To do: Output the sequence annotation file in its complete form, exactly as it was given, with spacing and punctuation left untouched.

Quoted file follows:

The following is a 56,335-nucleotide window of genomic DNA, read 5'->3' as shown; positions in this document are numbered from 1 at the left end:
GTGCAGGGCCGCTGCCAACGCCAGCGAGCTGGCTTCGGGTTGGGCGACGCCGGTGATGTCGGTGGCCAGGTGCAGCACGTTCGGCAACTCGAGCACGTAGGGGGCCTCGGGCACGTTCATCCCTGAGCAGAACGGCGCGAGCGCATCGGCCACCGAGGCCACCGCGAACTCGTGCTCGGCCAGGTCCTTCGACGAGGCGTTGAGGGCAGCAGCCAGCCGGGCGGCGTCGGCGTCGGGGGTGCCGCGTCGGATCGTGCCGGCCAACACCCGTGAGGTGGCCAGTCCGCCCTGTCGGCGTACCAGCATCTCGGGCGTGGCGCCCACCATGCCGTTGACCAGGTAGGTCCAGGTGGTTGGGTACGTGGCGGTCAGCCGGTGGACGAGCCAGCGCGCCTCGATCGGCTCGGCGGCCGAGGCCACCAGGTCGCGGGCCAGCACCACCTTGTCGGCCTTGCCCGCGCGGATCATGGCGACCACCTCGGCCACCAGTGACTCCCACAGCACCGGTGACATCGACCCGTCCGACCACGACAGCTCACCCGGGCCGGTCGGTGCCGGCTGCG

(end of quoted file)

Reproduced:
The following is a 56,335-nucleotide window of genomic DNA, read 5'->3' as shown; positions in this document are numbered from 1 at the left end:
GTGCAGGGCCGCTGCCAACGCCAGCGAGCTGGCTTCGGGTTGGGCGACGCCGGTGATGTCGGTGGCCAGGTGCAGCACGTTCGGCAACTCGAGCACGTAGGGGGCCTCGGGCACGTTCATCCCTGAGCAGAACGGCGCGAGCGCATCGGCCACCGAGGCCACCGCGAACTCGTGCTCGGCCAGGTCCTTCGACGAGGCGTTGAGGGCAGCAGCCAGCCGGGCGGCGTCGGCGTCGGGGGTGCCGCGTCGGATCGTGCCGGCCAACACCCGTGAGGTGGCCAGTCCGCCCTGTCGGCGTACCAGCATCTCGGGCGTGGCGCCCACCATGCCGTTGACCAGGTAGGTCCAGGTGGTTGGGTACGTGGCGGTCAGCCGGTGGACGAGCCAGCGCGCCTCGATCGGCTCGGCGGCCGAGGCCACCAGGTCGCGGGCCAGCACCACCTTGTCGGCCTTGCCCGCGCGGATCATGGCGACCACCTCGGCCACCAGTGACTCCCACAGCACCGGTGACATCGACCCGTCCGACCACGACAGCTCACCCGGGCCGGTCGGTGCCGGCTGCG